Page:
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Project Equity’s Data Reveals 2,500 Long Beach Businesses as Possible Candidates for Succession Planning

Innovative partnership is a leading force in preserving city’s legacy businesses

Providing local businesses owners with a strategy for transferring ownership to long-term, dedicated employees is good economic development

Project Equity, a national nonprofit organization advancing economic resiliency in communities across the country, today announced the release of new data that reveals where Long Beach businesses that have been in operation for 20 years or more could close or transfer hands when their baby boomer owners retire within 5-15 years. The data was researched and compiled by Project Equity in an innovative partnership with the Los Angeles Local Initiatives Support Corporation (LA LISC), the City of Long Beach, and in collaboration with Citi Community Development. It is the first economic inclusion effort of its kind within the Los Angeles region, focused on analyzing and retaining the community’s small businesses.

“Providing local businesses owners with a strategy for transferring ownership to long-term, dedicated employees is good economic development,” said Director of Economic Development John Keisler. “This creative public-private-partnership with Project Equity will allow the City of Long Beach to try new and creative solutions that sustain local businesses and retain jobs in the community.”

The research released by Project Equity helps identify businesses likely to need succession planning and suggests opportunities for transitioning them into employee-owned companies, which keeps these businesses rooted in the community, driving economic activity and providing front line workers a path to shared entrepreneurship.

“Too often very few of these businesses will be passed on to family members, which leave many of them risk for closing,” said Evan Edwards of Project Equity. “In some instances, these businesses will be sold to someone with no connection at all to the community such as larger, out-of-area company or investor.”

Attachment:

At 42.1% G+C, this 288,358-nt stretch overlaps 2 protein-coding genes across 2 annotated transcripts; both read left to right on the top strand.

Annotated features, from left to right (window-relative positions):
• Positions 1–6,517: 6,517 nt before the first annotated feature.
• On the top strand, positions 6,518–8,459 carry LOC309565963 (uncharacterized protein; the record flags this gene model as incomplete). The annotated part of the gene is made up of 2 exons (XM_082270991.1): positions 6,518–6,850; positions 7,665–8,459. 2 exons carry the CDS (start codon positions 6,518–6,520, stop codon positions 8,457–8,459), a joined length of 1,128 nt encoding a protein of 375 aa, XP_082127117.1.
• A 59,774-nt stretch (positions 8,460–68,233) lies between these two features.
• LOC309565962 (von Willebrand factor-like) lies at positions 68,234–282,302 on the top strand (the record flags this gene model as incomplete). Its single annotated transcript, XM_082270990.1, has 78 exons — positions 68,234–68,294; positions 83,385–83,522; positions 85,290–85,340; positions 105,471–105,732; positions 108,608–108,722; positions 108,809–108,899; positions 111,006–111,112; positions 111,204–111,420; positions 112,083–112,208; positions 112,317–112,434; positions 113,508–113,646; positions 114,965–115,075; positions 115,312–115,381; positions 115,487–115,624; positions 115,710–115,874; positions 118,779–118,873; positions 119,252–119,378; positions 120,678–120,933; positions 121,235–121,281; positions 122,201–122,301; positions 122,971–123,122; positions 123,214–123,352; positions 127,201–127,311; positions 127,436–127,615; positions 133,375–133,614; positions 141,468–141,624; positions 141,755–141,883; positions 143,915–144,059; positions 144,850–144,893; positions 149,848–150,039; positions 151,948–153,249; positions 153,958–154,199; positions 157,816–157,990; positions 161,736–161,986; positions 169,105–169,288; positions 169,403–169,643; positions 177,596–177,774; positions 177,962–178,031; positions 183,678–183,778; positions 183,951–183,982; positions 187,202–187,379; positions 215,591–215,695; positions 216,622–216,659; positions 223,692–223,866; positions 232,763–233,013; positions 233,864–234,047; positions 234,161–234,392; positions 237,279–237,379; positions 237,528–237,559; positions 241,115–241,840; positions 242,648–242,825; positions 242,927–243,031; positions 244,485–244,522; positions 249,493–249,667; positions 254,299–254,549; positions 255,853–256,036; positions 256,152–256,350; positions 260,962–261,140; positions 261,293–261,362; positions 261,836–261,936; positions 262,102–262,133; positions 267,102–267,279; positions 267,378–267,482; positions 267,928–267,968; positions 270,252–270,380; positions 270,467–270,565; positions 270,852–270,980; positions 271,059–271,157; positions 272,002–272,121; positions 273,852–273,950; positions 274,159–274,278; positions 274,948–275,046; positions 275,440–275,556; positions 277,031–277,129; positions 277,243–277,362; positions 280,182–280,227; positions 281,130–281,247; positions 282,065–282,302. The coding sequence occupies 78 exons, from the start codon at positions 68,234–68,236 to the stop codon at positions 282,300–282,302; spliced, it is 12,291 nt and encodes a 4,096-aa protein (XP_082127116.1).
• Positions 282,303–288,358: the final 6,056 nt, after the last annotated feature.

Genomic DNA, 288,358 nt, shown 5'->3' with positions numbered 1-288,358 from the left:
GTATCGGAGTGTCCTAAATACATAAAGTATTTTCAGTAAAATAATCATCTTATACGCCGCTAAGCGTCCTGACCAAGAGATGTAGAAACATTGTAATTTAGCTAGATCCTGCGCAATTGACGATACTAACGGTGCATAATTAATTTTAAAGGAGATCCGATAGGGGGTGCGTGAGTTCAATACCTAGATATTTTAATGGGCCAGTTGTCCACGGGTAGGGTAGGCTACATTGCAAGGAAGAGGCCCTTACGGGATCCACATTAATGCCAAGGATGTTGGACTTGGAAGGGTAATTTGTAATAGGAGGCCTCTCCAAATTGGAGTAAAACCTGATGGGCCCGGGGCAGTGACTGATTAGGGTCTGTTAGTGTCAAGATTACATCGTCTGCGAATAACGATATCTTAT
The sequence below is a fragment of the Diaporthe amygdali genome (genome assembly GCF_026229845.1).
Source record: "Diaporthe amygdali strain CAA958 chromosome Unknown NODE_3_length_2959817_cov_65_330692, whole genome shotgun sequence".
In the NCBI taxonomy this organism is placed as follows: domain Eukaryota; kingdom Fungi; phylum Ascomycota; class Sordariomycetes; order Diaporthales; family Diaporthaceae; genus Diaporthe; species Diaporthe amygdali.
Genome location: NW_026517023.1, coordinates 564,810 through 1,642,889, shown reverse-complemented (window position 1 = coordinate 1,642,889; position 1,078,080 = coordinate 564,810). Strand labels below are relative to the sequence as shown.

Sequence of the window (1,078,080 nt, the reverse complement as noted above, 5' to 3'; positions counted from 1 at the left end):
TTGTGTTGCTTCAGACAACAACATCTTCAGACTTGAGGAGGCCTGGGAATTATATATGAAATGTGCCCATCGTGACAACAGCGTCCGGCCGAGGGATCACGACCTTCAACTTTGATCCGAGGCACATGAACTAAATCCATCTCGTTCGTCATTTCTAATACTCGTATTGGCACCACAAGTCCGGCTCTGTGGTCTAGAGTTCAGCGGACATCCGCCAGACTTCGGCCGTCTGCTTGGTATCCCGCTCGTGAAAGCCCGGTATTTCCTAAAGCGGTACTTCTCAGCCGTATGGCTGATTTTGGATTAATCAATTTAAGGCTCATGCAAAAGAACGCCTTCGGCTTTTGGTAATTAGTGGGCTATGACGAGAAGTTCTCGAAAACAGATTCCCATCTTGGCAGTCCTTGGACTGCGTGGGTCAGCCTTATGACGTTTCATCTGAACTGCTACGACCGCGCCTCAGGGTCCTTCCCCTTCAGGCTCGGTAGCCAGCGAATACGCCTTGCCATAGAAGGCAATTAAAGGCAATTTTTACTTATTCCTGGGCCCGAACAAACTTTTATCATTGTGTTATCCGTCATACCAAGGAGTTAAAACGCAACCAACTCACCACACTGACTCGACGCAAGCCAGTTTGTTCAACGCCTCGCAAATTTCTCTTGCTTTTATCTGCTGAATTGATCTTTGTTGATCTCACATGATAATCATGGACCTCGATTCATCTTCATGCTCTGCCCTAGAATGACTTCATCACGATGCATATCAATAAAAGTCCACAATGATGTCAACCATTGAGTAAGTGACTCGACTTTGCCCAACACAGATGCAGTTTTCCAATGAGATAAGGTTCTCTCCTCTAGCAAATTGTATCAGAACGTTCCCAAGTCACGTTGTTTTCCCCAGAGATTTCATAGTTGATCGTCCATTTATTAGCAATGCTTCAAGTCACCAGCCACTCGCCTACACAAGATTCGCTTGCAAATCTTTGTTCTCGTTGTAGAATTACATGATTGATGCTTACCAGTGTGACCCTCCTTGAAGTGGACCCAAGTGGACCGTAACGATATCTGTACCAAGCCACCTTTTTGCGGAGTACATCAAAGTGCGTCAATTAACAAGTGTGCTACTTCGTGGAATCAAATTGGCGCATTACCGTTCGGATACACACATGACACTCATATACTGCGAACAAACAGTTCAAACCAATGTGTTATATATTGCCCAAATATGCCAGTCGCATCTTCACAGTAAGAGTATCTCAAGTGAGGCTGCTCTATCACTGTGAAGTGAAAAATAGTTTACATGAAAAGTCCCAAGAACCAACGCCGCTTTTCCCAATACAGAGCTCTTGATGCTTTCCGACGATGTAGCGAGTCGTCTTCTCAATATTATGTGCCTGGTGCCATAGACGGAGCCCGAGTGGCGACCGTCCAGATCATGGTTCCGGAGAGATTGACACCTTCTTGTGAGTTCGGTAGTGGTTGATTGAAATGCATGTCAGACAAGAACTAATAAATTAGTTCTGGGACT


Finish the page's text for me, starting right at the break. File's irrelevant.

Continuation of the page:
This research aligns with the city of Long Beach’s Economic Development Blueprint and “Everyone In” initiative, which was championed by former Vice-Mayor and current City Councilman Rex Richardson to ensure that economic inclusion is one of the key focal points of the city’s economic development strategy. The research is the first phase of Project Equity’s RETAIN initiative. Subsequent phases include awareness raising to help business owners see the importance of succession planning, outreach to identify and engage businesses that may be converted to employee ownership and feasibility assessments and transition services.

“Many of the business transitions we are exploring could provide low-and moderate-income workers an opportunity to become business owners, as well as offer a pathway to economic resiliency and financial security,” shared Tunua Thrash-Ntuk, Executive Director of Los Angeles LISC.

Project Equity’s data also reveals that small businesses that are 20 years or older provide an estimated 36% of jobs at private sector, locally-owned businesses with employees in Long Beach. This means Long Beach stands to risk up to 47,000 jobs.

“With so many small business owners set to retire in the near future, we have a unique opportunity to help them transfer ownership to the employees who have worked hard to build those businesses. By identifying opportunities for employee ownership, we aim to help build local wealth and preserve the economic and social vibrancy of Long Beach neighborhoods,” said James Alva, Southern California Market Manager for Citi Community Development, which supports research and initiatives in several markets across the U.S. to inform the field of employee ownership and promote the preservation of legacy businesses.

In Long Beach, and other coastal cities where rising housing costs outpace the rise in wages, it’s small businesses that provide significant wage-earning potential. Businesses 20 years and older in Long Beach generate more than 50% of City small business revenue, and wages to more than 40,000 workers making it clear that keeping small businesses locally owned and operated is extremely important. Long Beach is blazing the trail of a new way to support its small business owners and keep their businesses rooted in communities into the next generation.

Retaining Long Beach’s legacy businesses is central to this partnership. Long Beach’s small business history, and much of its present-day economy, has roots with its port—the second busiest container port in the U.S. Beyond businesses connected with the port, Long Beach has a rich, diverse legacy business community that provides thousands of jobs and robust economic activity, both in the city and the surrounding region.

About Project Equity
Project Equity is an Oakland-based nonprofit that is a national leader in supporting businesses to transition to employee ownership, and has partnered with communities as diverse as Lancaster, Pennsylvania, Detroit, Michigan, rural Western North Carolina and the Twin Cities in Minnesota. Visit

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